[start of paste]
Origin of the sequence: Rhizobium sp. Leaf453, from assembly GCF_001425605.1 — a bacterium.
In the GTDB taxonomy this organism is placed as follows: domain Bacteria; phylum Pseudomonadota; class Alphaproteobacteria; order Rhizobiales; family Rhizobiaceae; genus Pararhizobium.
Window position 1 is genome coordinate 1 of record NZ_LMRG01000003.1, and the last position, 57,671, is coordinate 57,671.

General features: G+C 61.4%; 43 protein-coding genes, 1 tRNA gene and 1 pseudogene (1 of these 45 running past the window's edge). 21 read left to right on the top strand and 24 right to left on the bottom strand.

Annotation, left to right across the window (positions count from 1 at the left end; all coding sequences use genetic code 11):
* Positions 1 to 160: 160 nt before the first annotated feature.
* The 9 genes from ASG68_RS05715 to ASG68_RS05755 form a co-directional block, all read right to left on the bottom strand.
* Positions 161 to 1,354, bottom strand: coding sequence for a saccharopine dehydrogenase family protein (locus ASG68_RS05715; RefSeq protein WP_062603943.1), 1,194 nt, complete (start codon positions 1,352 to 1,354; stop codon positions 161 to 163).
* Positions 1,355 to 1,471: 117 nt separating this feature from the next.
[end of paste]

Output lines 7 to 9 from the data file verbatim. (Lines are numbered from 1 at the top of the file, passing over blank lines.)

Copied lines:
* The 9 genes from ASG68_RS05715 to ASG68_RS05755 form a co-directional block, all read right to left on the bottom strand.
* Positions 161 to 1,354, bottom strand: coding sequence for a saccharopine dehydrogenase family protein (locus ASG68_RS05715; RefSeq protein WP_062603943.1), 1,194 nt, complete (start codon positions 1,352 to 1,354; stop codon positions 161 to 163).
* Positions 1,355 to 1,471: 117 nt separating this feature from the next.